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THREAT? :  In all likelihood, there won’t be any repercussions for the rancher who shot three of Hearst Ranch’s zebras. - PHOTO COURTESY OF HEARSTCASTLE.ORG
  • PHOTO COURTESY OF HEARSTCASTLE.ORG
  • THREAT? : In all likelihood, there won’t be any repercussions for the rancher who shot three of Hearst Ranch’s zebras.

Public outcry over zebras that were recently shot and killed has amounted to, well, not much.

On Jan. 5, three zebras escaped Hearst Ranch in Cambria and were shot by two property owners who said they did so to protect their livestock.

According to Alan Baker, director of the Charles Paddock Zoo and Central Coast Zoo Society, special rules for exotic animals tend to stop once they’re in the country. Any regulations for zebras focus on bringing them into the country or state and private ownership, Baker said. In this case, he said, it’s not a black-and-white situation.

“Really, the fact that they’re zebras is almost kind of a non-issue with this,” Baker said. “They kind of fall into that gray area.”

Indeed, property owners are allowed to shoot an animal if they feel it’s a threat to themselves or their own animals. San Luis Obispo County Animal Services Director Eric Anderson said the issue fell outside of his department’s jurisdiction, but shooting the zebras was a “reasonable action.” Because they were exotic animals, the SLO County Sheriff’s Department deferred its authority to the California Department of Fish and Game. Spokesman Rob Bryn said there had been no referral from Fish and Game to follow up.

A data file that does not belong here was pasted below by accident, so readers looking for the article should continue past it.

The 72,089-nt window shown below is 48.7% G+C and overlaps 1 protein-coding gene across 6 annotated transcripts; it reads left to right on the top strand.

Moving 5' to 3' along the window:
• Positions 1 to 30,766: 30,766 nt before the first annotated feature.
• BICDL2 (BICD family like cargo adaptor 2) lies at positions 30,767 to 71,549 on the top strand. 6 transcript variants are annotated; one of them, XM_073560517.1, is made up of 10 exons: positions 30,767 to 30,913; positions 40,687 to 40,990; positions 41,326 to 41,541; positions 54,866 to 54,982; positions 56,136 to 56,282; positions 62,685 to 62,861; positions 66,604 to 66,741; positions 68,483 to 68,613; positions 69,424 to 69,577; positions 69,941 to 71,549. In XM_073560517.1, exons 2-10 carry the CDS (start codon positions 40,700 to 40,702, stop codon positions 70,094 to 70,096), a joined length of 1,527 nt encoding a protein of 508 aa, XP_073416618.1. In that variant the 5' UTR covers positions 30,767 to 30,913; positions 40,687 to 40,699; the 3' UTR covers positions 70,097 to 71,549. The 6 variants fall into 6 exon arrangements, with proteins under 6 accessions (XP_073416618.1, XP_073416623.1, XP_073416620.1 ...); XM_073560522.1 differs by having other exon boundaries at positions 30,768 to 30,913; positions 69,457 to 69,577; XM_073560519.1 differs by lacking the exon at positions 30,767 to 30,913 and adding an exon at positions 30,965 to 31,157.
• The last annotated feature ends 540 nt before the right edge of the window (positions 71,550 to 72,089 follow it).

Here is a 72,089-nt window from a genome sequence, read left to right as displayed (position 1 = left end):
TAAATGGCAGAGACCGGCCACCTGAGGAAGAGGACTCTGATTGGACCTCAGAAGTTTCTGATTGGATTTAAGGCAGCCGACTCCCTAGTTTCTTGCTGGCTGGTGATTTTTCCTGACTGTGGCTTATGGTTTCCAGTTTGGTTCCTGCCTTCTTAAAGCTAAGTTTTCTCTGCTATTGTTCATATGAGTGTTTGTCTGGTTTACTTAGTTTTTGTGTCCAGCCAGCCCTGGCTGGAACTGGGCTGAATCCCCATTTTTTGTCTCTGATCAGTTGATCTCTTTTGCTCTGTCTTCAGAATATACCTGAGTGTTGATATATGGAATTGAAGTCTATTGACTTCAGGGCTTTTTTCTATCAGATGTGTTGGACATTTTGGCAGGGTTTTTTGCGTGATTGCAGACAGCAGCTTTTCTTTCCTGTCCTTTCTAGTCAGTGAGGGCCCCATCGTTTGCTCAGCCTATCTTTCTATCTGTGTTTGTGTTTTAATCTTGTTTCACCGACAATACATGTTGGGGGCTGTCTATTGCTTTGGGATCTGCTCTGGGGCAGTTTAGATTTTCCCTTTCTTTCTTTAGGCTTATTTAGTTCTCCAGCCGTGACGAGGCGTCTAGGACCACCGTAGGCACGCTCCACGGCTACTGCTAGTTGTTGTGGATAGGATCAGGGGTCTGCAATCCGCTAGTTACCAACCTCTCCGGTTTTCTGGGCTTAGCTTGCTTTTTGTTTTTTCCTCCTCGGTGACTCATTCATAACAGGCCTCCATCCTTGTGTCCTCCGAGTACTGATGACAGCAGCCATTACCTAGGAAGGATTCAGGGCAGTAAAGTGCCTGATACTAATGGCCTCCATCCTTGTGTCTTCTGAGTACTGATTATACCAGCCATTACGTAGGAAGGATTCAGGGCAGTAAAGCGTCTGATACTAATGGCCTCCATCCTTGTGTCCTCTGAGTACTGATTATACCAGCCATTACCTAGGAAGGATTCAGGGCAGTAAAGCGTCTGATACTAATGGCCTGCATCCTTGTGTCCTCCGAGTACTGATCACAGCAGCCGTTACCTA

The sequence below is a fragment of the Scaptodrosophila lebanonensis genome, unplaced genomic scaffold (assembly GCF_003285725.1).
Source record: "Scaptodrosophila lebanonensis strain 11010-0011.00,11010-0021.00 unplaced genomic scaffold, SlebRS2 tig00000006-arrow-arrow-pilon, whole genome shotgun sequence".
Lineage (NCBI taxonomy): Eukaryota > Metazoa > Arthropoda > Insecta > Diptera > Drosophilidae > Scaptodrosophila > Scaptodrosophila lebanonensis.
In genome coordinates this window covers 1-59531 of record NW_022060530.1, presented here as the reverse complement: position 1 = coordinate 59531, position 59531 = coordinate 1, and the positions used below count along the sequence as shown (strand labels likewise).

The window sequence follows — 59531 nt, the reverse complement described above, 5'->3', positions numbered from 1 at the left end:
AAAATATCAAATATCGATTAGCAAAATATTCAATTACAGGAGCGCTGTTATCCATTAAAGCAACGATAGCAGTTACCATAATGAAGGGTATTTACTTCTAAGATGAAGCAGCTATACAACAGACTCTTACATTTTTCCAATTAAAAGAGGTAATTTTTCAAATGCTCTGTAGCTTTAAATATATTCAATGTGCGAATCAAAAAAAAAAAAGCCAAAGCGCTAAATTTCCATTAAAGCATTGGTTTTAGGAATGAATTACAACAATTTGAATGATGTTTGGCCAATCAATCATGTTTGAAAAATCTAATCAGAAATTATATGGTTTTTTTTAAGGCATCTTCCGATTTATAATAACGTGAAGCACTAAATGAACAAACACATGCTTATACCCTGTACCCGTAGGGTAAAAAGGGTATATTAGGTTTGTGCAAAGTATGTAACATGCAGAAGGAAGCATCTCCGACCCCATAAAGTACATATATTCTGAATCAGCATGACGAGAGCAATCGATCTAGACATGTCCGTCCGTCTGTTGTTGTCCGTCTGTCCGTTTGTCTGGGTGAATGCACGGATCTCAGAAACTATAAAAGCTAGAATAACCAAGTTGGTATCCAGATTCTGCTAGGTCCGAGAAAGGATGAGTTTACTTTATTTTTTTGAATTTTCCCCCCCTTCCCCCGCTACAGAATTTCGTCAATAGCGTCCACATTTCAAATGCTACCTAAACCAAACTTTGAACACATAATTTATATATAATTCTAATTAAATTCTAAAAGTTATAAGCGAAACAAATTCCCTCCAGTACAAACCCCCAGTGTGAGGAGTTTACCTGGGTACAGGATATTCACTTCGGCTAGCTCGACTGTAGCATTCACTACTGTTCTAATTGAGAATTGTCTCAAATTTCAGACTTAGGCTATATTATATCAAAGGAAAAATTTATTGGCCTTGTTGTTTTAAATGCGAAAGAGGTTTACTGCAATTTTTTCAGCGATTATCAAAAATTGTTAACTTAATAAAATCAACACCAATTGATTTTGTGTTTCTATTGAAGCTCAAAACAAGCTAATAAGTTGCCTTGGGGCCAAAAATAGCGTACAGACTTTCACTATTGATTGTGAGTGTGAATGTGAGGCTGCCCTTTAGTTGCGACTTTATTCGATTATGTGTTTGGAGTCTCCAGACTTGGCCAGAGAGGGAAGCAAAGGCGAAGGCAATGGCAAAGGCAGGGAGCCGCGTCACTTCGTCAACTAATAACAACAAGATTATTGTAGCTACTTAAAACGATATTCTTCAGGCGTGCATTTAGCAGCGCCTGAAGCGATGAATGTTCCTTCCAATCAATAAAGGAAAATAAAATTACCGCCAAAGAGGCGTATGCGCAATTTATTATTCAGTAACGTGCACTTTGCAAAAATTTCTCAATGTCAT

“They didn’t see a crime,” Bryn said.

But the actions of David Fiscalini—the rancher who shot two of the zebras and later contacted a taxidermist to have them skinned, according to the L.A. Times—seemed to throw more fuel on an
already blazing fire of public outrage.

“And to add insult to injury, the fact that they intend to make rugs out of the animals’ hides is really despicable,” said Lisa Wathney, a spokeswoman for People for the Ethical Treatment of Animals.

Fiscalini could not be reached for comment.

According to Wathney, there’s no additional protection just because the animals were zebras, which she said is unfortunate and would only change at the legislative level with enough public support.

“Zebras are zebras,” Assemblyman Katcho Achadjian said. “Shooting them wasn’t acceptable, but that’s for the property owners to discuss.”

Steve Hearst of the Heart Corporation issued a statement to local media calling for the end of the controversy.

“In this case, I don’t see the laws changing soon,” Wathney said. ∆

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